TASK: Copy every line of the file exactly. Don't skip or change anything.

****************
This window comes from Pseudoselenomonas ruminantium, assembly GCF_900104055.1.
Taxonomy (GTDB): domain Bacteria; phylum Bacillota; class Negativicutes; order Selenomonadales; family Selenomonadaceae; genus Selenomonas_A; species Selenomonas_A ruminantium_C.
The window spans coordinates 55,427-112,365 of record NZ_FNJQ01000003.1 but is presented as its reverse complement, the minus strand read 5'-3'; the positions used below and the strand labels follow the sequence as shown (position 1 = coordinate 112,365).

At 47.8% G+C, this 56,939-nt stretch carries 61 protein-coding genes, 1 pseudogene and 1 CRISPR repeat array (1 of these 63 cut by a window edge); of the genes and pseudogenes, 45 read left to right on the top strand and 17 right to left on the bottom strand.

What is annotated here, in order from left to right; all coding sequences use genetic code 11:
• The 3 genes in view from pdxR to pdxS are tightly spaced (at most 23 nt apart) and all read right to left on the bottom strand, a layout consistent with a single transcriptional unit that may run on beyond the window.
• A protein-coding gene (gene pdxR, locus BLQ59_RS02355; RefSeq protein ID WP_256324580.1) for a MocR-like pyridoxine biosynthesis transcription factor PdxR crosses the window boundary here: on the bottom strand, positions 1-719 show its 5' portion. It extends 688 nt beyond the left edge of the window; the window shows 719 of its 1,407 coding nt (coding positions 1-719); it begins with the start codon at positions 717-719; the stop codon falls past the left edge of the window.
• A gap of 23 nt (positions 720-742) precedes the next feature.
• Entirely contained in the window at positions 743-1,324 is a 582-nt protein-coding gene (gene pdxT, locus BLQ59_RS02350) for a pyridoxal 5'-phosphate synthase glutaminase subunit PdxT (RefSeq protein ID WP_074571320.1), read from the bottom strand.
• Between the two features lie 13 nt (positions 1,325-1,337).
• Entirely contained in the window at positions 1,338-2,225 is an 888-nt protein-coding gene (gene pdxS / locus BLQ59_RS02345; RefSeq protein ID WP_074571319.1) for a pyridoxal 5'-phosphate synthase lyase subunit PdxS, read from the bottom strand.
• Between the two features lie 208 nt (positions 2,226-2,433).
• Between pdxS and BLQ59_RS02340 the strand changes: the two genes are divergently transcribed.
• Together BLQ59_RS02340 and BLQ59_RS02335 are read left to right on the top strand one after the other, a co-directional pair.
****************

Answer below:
This window comes from Pseudoselenomonas ruminantium, assembly GCF_900104055.1.
Taxonomy (GTDB): domain Bacteria; phylum Bacillota; class Negativicutes; order Selenomonadales; family Selenomonadaceae; genus Selenomonas_A; species Selenomonas_A ruminantium_C.
The window spans coordinates 55,427-112,365 of record NZ_FNJQ01000003.1 but is presented as its reverse complement, the minus strand read 5'-3'; the positions used below and the strand labels follow the sequence as shown (position 1 = coordinate 112,365).

At 47.8% G+C, this 56,939-nt stretch carries 61 protein-coding genes, 1 pseudogene and 1 CRISPR repeat array (1 of these 63 cut by a window edge); of the genes and pseudogenes, 45 read left to right on the top strand and 17 right to left on the bottom strand.

What is annotated here, in order from left to right; all coding sequences use genetic code 11:
• The 3 genes in view from pdxR to pdxS are tightly spaced (at most 23 nt apart) and all read right to left on the bottom strand, a layout consistent with a single transcriptional unit that may run on beyond the window.
• A protein-coding gene (gene pdxR, locus BLQ59_RS02355; RefSeq protein ID WP_256324580.1) for a MocR-like pyridoxine biosynthesis transcription factor PdxR crosses the window boundary here: on the bottom strand, positions 1-719 show its 5' portion. It extends 688 nt beyond the left edge of the window; the window shows 719 of its 1,407 coding nt (coding positions 1-719); it begins with the start codon at positions 717-719; the stop codon falls past the left edge of the window.
• A gap of 23 nt (positions 720-742) precedes the next feature.
• Entirely contained in the window at positions 743-1,324 is a 582-nt protein-coding gene (gene pdxT, locus BLQ59_RS02350) for a pyridoxal 5'-phosphate synthase glutaminase subunit PdxT (RefSeq protein ID WP_074571320.1), read from the bottom strand.
• Between the two features lie 13 nt (positions 1,325-1,337).
• Entirely contained in the window at positions 1,338-2,225 is an 888-nt protein-coding gene (gene pdxS / locus BLQ59_RS02345; RefSeq protein ID WP_074571319.1) for a pyridoxal 5'-phosphate synthase lyase subunit PdxS, read from the bottom strand.
• Between the two features lie 208 nt (positions 2,226-2,433).
• Between pdxS and BLQ59_RS02340 the strand changes: the two genes are divergently transcribed.
• Together BLQ59_RS02340 and BLQ59_RS02335 are read left to right on the top strand one after the other, a co-directional pair.